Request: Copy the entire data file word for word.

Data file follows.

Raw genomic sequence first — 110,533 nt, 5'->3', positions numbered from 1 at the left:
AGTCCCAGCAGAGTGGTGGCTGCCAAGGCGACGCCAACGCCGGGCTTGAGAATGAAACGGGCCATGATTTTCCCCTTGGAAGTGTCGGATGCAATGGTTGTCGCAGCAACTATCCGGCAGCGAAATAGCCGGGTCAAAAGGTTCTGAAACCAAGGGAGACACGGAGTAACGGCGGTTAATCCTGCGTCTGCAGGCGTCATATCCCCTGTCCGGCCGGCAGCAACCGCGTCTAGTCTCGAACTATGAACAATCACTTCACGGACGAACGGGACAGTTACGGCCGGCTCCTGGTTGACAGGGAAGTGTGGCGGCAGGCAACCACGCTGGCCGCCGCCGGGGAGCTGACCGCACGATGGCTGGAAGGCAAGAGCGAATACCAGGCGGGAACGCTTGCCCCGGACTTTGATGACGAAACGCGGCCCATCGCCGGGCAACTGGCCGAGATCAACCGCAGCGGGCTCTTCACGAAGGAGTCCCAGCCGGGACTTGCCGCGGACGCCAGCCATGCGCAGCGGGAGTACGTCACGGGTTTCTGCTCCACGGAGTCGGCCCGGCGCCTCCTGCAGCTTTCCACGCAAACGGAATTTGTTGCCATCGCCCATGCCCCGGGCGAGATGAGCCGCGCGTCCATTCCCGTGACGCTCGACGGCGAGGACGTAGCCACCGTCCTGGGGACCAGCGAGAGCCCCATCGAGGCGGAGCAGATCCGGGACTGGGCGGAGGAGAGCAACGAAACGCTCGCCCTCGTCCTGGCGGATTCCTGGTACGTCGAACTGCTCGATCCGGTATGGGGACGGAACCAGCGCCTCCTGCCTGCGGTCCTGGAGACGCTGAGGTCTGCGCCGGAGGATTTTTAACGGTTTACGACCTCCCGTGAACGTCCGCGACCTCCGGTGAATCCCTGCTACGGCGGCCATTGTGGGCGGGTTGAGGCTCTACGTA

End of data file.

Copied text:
Raw genomic sequence first — 110,533 nt, 5'->3', positions numbered from 1 at the left:
AGTCCCAGCAGAGTGGTGGCTGCCAAGGCGACGCCAACGCCGGGCTTGAGAATGAAACGGGCCATGATTTTCCCCTTGGAAGTGTCGGATGCAATGGTTGTCGCAGCAACTATCCGGCAGCGAAATAGCCGGGTCAAAAGGTTCTGAAACCAAGGGAGACACGGAGTAACGGCGGTTAATCCTGCGTCTGCAGGCGTCATATCCCCTGTCCGGCCGGCAGCAACCGCGTCTAGTCTCGAACTATGAACAATCACTTCACGGACGAACGGGACAGTTACGGCCGGCTCCTGGTTGACAGGGAAGTGTGGCGGCAGGCAACCACGCTGGCCGCCGCCGGGGAGCTGACCGCACGATGGCTGGAAGGCAAGAGCGAATACCAGGCGGGAACGCTTGCCCCGGACTTTGATGACGAAACGCGGCCCATCGCCGGGCAACTGGCCGAGATCAACCGCAGCGGGCTCTTCACGAAGGAGTCCCAGCCGGGACTTGCCGCGGACGCCAGCCATGCGCAGCGGGAGTACGTCACGGGTTTCTGCTCCACGGAGTCGGCCCGGCGCCTCCTGCAGCTTTCCACGCAAACGGAATTTGTTGCCATCGCCCATGCCCCGGGCGAGATGAGCCGCGCGTCCATTCCCGTGACGCTCGACGGCGAGGACGTAGCCACCGTCCTGGGGACCAGCGAGAGCCCCATCGAGGCGGAGCAGATCCGGGACTGGGCGGAGGAGAGCAACGAAACGCTCGCCCTCGTCCTGGCGGATTCCTGGTACGTCGAACTGCTCGATCCGGTATGGGGACGGAACCAGCGCCTCCTGCCTGCGGTCCTGGAGACGCTGAGGTCTGCGCCGGAGGATTTTTAACGGTTTACGACCTCCCGTGAACGTCCGCGACCTCCGGTGAATCCCTGCTACGGCGGCCATTGTGGGCGGGTTGAGGCTCTACGTA